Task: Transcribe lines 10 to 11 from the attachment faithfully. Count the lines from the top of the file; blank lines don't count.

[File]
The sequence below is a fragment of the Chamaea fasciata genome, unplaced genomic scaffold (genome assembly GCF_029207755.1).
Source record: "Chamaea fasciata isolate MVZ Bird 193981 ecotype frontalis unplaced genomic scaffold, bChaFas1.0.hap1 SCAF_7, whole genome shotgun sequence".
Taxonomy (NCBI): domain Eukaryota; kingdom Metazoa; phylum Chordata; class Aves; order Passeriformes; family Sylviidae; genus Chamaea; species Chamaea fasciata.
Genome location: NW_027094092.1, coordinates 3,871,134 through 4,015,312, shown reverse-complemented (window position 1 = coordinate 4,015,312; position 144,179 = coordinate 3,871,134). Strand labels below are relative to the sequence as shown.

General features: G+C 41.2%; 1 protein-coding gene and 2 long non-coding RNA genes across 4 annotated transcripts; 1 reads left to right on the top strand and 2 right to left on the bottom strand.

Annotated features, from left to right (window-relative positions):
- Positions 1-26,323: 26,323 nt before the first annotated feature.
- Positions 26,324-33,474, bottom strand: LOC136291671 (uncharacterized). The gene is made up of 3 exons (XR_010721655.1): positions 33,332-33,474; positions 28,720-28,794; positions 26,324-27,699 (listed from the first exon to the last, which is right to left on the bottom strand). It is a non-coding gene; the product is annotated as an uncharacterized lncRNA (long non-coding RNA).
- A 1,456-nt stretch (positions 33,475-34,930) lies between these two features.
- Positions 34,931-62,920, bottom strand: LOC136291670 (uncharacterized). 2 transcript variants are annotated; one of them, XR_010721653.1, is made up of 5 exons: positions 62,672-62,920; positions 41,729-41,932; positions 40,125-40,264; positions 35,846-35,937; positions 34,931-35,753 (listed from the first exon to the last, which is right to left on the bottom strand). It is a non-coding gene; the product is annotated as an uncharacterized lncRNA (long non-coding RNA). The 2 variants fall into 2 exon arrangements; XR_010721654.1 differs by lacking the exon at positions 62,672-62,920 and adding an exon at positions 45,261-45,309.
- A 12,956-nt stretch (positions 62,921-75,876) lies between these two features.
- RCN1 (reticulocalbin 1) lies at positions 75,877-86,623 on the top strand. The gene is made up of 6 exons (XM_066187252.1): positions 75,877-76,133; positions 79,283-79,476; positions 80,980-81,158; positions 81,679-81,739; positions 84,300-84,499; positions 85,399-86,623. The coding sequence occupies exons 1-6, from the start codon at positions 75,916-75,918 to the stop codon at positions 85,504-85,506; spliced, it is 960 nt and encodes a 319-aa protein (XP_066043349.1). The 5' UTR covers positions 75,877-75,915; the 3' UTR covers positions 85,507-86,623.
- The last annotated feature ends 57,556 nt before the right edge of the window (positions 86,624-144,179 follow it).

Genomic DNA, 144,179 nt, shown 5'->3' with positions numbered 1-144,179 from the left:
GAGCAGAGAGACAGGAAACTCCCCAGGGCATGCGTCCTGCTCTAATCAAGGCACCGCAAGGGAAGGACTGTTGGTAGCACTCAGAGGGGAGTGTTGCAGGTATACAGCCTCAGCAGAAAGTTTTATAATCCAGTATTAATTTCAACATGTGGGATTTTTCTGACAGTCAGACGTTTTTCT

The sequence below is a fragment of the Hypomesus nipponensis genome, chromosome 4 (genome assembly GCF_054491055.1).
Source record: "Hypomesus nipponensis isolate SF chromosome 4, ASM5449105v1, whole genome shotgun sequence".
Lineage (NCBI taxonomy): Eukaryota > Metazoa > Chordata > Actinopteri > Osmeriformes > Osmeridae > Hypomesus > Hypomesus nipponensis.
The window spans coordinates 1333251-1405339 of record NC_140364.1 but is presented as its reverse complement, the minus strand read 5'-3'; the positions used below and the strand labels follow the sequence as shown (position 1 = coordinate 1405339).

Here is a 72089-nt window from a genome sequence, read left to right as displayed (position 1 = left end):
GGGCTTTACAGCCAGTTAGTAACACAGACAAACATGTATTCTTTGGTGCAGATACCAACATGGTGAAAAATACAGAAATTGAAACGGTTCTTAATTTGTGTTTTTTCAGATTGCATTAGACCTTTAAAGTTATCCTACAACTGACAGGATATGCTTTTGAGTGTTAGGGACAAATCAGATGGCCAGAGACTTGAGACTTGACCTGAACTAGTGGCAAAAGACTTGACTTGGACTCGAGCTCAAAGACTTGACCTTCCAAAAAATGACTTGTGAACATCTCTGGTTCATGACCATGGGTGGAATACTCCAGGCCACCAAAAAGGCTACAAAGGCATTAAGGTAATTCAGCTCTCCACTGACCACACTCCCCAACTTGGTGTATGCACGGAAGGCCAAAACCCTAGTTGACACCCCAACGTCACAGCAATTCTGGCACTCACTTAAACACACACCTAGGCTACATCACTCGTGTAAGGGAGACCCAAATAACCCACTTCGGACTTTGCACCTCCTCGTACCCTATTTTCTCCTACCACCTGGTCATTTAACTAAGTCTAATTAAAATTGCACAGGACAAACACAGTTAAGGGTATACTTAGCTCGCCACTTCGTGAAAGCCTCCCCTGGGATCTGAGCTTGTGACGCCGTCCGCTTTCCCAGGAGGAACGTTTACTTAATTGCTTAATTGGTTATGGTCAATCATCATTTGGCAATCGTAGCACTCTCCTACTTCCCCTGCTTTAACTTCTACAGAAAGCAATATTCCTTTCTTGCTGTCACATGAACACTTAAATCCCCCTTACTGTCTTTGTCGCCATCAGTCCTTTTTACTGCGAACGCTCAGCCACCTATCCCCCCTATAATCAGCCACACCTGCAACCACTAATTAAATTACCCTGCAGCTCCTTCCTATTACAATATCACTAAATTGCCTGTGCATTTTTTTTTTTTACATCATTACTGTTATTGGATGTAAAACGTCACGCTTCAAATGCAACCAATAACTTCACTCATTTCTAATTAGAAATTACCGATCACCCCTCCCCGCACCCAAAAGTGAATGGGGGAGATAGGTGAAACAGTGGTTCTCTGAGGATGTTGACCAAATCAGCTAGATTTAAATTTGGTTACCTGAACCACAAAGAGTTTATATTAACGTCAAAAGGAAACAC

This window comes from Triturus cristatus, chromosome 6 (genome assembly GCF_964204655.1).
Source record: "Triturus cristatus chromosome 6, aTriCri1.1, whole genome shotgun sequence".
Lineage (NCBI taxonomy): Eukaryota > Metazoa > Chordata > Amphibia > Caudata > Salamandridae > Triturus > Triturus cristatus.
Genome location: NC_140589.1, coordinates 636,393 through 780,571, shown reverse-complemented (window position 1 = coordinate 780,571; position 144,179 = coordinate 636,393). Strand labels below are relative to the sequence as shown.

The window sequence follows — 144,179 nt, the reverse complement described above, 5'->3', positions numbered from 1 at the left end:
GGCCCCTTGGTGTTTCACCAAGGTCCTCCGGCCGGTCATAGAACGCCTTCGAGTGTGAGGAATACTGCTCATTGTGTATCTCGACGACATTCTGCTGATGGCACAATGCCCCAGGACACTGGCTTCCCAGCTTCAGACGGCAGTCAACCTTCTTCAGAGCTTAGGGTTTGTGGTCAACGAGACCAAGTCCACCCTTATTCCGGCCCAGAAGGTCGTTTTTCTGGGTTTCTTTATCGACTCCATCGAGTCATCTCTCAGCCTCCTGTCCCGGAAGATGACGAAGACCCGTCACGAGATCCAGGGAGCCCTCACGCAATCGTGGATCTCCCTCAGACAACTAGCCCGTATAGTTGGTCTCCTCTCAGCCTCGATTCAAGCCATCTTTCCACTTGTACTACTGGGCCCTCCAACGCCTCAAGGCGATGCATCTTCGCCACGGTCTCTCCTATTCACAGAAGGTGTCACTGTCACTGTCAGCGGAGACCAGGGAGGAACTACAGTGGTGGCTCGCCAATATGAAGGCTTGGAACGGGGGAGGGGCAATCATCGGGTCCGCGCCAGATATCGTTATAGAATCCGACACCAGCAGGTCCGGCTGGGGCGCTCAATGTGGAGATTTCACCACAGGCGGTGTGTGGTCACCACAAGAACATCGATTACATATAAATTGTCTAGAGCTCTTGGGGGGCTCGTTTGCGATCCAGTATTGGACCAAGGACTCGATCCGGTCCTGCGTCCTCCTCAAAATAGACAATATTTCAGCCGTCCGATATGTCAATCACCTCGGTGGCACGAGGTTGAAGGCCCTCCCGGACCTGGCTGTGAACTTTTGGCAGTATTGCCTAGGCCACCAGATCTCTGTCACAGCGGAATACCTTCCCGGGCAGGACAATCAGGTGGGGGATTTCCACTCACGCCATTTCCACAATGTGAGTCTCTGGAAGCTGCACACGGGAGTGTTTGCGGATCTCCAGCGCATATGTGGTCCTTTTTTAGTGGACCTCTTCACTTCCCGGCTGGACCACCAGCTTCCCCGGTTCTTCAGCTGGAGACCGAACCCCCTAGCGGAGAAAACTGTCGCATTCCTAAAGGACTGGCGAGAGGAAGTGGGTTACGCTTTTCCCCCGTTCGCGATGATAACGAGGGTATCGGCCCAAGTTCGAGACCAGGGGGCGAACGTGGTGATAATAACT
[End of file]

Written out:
- Positions 34,931-62,920, bottom strand: LOC136291670 (uncharacterized). 2 transcript variants are annotated; one of them, XR_010721653.1, is made up of 5 exons: positions 62,672-62,920; positions 41,729-41,932; positions 40,125-40,264; positions 35,846-35,937; positions 34,931-35,753 (listed from the first exon to the last, which is right to left on the bottom strand). It is a non-coding gene; the product is annotated as an uncharacterized lncRNA (long non-coding RNA). The 2 variants fall into 2 exon arrangements; XR_010721654.1 differs by lacking the exon at positions 62,672-62,920 and adding an exon at positions 45,261-45,309.
- A 12,956-nt stretch (positions 62,921-75,876) lies between these two features.